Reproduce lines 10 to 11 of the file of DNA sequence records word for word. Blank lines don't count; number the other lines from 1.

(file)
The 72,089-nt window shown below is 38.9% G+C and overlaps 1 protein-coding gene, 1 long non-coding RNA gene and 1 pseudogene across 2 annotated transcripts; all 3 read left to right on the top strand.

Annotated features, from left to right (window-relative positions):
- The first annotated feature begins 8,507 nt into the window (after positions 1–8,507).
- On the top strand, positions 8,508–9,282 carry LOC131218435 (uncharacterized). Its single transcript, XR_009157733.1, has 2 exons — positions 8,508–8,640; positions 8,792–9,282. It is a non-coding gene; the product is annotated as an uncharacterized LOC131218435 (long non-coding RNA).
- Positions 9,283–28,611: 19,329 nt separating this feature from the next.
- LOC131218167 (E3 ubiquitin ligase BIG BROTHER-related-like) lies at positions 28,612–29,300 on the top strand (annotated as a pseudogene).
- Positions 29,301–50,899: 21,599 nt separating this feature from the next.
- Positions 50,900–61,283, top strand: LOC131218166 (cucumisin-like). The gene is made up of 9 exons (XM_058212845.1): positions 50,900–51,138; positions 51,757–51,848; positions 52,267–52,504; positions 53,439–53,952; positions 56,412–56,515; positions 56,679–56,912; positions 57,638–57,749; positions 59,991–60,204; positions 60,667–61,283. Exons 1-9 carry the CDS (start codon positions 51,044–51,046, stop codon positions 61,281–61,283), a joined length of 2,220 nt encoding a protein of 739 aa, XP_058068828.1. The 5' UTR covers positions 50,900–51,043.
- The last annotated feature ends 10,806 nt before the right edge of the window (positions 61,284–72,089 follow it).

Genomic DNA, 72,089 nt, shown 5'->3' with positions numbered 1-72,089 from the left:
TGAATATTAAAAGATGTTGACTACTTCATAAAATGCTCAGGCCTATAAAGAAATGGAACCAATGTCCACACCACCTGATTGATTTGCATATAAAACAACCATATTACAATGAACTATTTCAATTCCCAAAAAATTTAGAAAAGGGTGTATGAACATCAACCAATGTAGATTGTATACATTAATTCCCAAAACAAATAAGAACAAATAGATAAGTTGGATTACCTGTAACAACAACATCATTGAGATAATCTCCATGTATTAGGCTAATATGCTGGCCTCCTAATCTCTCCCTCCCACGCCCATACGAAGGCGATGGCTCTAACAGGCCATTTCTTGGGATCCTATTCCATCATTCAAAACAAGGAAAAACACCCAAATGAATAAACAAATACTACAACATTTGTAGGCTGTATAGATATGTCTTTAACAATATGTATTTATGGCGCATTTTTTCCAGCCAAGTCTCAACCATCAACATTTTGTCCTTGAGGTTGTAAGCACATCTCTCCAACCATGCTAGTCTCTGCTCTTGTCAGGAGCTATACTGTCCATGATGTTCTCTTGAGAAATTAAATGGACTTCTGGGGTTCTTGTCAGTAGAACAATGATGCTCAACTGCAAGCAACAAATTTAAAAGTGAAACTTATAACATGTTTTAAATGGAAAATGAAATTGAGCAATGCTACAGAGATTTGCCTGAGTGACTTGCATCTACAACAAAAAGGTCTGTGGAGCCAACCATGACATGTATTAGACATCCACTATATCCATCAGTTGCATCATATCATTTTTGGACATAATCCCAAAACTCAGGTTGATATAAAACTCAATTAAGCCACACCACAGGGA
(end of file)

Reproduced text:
Genomic DNA, 72,089 nt, shown 5'->3' with positions numbered 1-72,089 from the left:
TGAATATTAAAAGATGTTGACTACTTCATAAAATGCTCAGGCCTATAAAGAAATGGAACCAATGTCCACACCACCTGATTGATTTGCATATAAAACAACCATATTACAATGAACTATTTCAATTCCCAAAAAATTTAGAAAAGGGTGTATGAACATCAACCAATGTAGATTGTATACATTAATTCCCAAAACAAATAAGAACAAATAGATAAGTTGGATTACCTGTAACAACAACATCATTGAGATAATCTCCATGTATTAGGCTAATATGCTGGCCTCCTAATCTCTCCCTCCCACGCCCATACGAAGGCGATGGCTCTAACAGGCCATTTCTTGGGATCCTATTCCATCATTCAAAACAAGGAAAAACACCCAAATGAATAAACAAATACTACAACATTTGTAGGCTGTATAGATATGTCTTTAACAATATGTATTTATGGCGCATTTTTTCCAGCCAAGTCTCAACCATCAACATTTTGTCCTTGAGGTTGTAAGCACATCTCTCCAACCATGCTAGTCTCTGCTCTTGTCAGGAGCTATACTGTCCATGATGTTCTCTTGAGAAATTAAATGGACTTCTGGGGTTCTTGTCAGTAGAACAATGATGCTCAACTGCAAGCAACAAATTTAAAAGTGAAACTTATAACATGTTTTAAATGGAAAATGAAATTGAGCAATGCTACAGAGATTTGCCTGAGTGACTTGCATCTACAACAAAAAGGTCTGTGGAGCCAACCATGACATGTATTAGACATCCACTATATCCATCAGTTGCATCATATCATTTTTGGACATAATCCCAAAACTCAGGTTGATATAAAACTCAATTAAGCCACACCACAGGGA